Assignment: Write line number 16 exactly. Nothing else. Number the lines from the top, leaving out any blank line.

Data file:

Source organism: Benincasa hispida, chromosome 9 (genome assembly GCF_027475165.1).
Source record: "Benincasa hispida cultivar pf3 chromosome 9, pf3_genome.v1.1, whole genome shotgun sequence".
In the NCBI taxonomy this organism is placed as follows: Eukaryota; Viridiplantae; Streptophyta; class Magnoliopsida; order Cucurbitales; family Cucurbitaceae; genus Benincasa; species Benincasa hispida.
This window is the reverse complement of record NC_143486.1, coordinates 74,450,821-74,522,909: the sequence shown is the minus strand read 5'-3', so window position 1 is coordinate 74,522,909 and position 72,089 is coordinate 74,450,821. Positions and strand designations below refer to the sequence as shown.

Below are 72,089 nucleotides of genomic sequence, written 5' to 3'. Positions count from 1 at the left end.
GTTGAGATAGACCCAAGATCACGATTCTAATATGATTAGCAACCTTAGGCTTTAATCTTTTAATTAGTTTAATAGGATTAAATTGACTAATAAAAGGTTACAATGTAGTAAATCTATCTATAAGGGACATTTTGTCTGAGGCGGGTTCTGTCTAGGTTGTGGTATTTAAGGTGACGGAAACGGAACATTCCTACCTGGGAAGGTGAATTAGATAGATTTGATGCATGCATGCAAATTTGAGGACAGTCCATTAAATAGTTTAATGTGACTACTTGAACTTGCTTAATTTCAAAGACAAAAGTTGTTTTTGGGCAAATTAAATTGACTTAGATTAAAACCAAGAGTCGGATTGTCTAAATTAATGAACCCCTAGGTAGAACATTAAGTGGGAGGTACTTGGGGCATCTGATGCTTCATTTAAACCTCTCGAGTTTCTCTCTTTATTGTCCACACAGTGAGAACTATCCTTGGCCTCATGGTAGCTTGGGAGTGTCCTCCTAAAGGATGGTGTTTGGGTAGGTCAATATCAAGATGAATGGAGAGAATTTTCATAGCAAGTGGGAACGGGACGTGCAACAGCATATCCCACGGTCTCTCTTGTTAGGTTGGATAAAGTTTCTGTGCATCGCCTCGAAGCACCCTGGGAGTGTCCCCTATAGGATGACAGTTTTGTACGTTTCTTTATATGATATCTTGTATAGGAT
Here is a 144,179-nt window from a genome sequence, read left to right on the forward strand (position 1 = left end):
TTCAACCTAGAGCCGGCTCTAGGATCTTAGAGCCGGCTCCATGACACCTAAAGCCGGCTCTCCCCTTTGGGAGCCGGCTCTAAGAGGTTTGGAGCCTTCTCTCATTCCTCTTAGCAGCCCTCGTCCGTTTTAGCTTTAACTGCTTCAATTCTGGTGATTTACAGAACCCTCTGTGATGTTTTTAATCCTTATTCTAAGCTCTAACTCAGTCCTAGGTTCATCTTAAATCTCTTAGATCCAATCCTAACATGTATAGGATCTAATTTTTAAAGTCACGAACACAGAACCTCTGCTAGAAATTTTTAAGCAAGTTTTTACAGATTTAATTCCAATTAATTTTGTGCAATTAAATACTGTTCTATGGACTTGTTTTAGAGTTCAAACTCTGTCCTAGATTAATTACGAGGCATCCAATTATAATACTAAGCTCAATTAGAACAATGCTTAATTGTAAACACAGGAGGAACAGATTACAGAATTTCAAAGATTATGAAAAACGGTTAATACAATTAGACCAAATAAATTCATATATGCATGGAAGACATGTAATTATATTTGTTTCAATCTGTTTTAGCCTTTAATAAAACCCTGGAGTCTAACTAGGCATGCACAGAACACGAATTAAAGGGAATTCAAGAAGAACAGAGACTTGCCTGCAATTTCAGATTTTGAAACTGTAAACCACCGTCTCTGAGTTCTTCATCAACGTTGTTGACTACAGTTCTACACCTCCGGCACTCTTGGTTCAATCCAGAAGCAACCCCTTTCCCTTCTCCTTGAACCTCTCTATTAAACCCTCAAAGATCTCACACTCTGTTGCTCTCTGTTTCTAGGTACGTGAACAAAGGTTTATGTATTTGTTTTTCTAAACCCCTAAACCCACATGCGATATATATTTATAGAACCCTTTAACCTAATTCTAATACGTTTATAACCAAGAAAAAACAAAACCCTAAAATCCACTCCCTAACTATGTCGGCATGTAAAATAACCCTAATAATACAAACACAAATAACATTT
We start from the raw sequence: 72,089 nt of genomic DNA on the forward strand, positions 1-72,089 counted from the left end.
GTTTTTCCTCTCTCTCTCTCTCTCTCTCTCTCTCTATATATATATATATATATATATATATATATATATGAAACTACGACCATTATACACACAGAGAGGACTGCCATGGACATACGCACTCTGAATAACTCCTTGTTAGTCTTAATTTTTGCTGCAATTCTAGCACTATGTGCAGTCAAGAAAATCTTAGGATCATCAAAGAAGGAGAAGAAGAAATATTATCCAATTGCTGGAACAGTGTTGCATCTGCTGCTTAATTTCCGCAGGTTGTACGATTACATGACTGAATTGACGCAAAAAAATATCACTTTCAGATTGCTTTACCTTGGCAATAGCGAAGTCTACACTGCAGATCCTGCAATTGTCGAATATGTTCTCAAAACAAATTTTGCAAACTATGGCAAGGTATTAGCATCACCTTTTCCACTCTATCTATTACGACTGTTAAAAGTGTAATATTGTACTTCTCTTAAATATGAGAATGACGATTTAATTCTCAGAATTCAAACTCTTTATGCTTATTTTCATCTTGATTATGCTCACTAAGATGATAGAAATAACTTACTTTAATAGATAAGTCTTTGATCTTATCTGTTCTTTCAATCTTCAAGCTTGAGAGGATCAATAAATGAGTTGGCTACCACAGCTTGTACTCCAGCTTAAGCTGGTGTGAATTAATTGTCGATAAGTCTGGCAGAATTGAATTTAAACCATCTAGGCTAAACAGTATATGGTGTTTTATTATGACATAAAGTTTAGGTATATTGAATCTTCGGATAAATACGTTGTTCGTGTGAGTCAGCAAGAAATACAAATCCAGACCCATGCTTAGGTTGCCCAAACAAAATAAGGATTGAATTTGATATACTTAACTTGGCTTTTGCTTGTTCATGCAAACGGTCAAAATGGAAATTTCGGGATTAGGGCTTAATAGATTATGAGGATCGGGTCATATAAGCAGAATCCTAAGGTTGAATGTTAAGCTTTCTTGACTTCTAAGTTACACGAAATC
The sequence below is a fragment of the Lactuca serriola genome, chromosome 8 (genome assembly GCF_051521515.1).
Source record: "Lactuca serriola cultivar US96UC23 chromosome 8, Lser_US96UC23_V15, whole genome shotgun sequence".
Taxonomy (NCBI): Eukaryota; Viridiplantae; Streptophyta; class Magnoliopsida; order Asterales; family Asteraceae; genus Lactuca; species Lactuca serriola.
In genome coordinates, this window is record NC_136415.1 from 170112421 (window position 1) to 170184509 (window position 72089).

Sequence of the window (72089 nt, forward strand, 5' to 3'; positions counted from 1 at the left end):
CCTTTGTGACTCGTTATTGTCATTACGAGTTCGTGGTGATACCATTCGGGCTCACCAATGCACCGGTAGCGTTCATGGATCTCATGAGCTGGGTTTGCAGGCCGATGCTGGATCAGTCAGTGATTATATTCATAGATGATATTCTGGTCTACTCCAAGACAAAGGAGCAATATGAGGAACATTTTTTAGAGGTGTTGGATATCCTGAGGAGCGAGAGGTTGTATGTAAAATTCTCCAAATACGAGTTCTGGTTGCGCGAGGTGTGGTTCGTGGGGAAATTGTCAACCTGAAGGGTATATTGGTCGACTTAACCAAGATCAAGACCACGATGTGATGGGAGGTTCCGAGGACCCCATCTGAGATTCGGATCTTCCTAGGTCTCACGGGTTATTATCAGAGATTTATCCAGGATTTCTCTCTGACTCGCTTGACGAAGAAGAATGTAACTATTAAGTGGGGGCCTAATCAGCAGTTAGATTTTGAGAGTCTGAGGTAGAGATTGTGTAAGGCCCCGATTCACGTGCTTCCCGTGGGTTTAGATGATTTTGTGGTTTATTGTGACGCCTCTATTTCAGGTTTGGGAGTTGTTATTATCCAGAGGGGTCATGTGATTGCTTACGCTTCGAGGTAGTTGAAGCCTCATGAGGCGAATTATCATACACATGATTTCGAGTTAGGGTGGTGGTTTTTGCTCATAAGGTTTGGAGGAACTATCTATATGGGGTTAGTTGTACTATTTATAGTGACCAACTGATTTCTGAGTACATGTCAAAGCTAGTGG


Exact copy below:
CCTTTGTGACTCGTTATTGTCATTACGAGTTCGTGGTGATACCATTCGGGCTCACCAATGCACCGGTAGCGTTCATGGATCTCATGAGCTGGGTTTGCAGGCCGATGCTGGATCAGTCAGTGATTATATTCATAGATGATATTCTGGTCTACTCCAAGACAAAGGAGCAATATGAGGAACATTTTTTAGAGGTGTTGGATATCCTGAGGAGCGAGAGGTTGTATGTAAAATTCTCCAAATACGAGTTCTGGTTGCGCGAGGTGTGGTTCGTGGGGAAATTGTCAACCTGAAGGGTATATTGGTCGACTTAACCAAGATCAAGACCACGATGTGATGGGAGGTTCCGAGGACCCCATCTGAGATTCGGATCTTCCTAGGTCTCACGGGTTATTATCAGAGATTTATCCAGGATTTCTCTCTGACTCGCTTGACGAAGAAGAATGTAACTATTAAGTGGGGGCCTAATCAGCAGTTAGATTTTGAGAGTCTGAGGTAGAGATTGTGTAAGGCCCCGATTCACGTGCTTCCCGTGGGTTTAGATGATTTTGTGGTTTATTGTGACGCCTCTATTTCAGGTTTGGGAGTTGTTATTATCCAGAGGGGTCATGTGATTGCTTACGCTTCGAGGTAGTTGAAGCCTCATGAGGCGAATTATCATACACATGATTTCGAGTTAGGGTGGTGGTTTTTGCTCATAAGGTTTGGAGGAACTATCTATATGGGGTTAGTTGTACTATTTATAGTGACCAACTGATTTCTGAGTACATGTCAAAGCTAGTGG